A recent ranking of the nation’s 500 largest water systems found the highest rates charged by private companies in Pennsylvania.
Aging infrastructure and an investor-friendly regulatory climate contribute to costs, experts say.
This caught our attention because multiple commonwealth cities are considering privatizing water treatment and delivery, or have done it recently.
Why do cities consider privatizing? To finance system improvement, generate cash for a relatively unrelated obligation, or both.
The chart above gives a detailed look at rates charged by 15 of Pennsylvania largest water systems serving about half of the 10 million or so residents (between 2.5 and 3.5 million state residents use well water, based on a survey and Penn State estimates, respectively).
Food & Water Watch compiled the list of rates. The DC-based nonprofit advocates for, among other things, public ownership of water utilities.
Private water costs an average 55 percent more than water from systems run by municipalities and other public entities, the report notes.
Private operators pay taxes. They also have shareholders, whereas there’s not the same profit motive for a municipal authority or municipality. In that respect, it’s not surprising that private companies would charge higher rates.
“We’re public, they’re private. They make more, we know that,” says Pennsylvania Municipal Authorities Association Deputy Director John Brosious.
But in Pennsylvania, it is more pronounced:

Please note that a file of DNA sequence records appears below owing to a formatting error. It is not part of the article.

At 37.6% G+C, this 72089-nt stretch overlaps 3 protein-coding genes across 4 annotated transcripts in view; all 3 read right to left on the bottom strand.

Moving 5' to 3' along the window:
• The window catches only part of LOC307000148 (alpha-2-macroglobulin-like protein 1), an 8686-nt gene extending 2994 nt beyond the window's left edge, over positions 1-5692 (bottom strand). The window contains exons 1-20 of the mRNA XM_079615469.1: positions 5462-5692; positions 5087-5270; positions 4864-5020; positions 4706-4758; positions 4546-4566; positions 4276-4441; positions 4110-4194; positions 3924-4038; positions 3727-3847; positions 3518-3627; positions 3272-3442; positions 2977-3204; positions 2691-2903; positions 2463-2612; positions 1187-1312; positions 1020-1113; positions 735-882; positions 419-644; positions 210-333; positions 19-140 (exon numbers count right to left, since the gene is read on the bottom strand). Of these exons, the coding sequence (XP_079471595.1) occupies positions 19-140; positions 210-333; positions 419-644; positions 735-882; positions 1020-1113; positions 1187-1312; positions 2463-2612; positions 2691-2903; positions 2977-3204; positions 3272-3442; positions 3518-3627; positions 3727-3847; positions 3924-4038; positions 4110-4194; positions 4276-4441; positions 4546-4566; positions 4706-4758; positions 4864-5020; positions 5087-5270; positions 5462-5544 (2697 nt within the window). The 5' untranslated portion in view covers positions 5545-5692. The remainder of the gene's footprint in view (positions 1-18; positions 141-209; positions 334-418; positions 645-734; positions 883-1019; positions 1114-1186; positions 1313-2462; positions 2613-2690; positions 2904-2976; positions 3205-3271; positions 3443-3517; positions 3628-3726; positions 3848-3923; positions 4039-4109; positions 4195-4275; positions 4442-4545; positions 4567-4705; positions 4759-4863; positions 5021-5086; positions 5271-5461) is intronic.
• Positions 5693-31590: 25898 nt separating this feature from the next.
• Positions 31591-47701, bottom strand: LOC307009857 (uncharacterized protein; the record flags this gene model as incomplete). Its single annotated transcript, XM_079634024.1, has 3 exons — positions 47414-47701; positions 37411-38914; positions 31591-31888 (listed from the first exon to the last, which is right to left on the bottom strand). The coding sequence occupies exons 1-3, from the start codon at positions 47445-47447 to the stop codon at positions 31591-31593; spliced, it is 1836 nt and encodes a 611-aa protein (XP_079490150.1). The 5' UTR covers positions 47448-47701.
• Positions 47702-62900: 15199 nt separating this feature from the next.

Of the 19 Pennsylvania water systems included in the survey, the average private rate in Pennsylvania is 84 percent more than the public rate average. The national markup is 55 percent, according to an analysis of the data.
The average cost for water provided by private companies is 43 percent higher in Pennsylvania than nationally; on the public side, it’s 21 percent higher, an analysis shows.
Good deals, not too slowly
Systems of both types face more of an expense in Pennsylvania because the state’s drinking water infrastructure is in relatively bad shape, according to the American Society of Civil Engineers.
Often, companies that acquire municipal systems find infrastructure issues long deferred, which drives up rates with the switch to private ownership, says Pennsylvania American Water Company spokesman Terry Maenza.
The still-more dramatic premium on private water in the commonwealth also is attributable to a regulatory environment that the investment community considers a “gold standard,” according to Janney Capital Markets.
The Janney reports, which scored states on factors conducive to business, reference the Public Utility Commission, specifically.
(About 85 water systems fall under PUC jurisdiction. They include both private companies and municipal utilities with customers living outside the municipality. The PUC doesn’t regulate water systems operated by municipal authorities or by municipalities serving only residents, which account for about 2,500 other systems, most of them small)
Janney’s experts looked at what kinds of costs the PUC, and counterparts elsewhere, allow water companies to pass on their customers.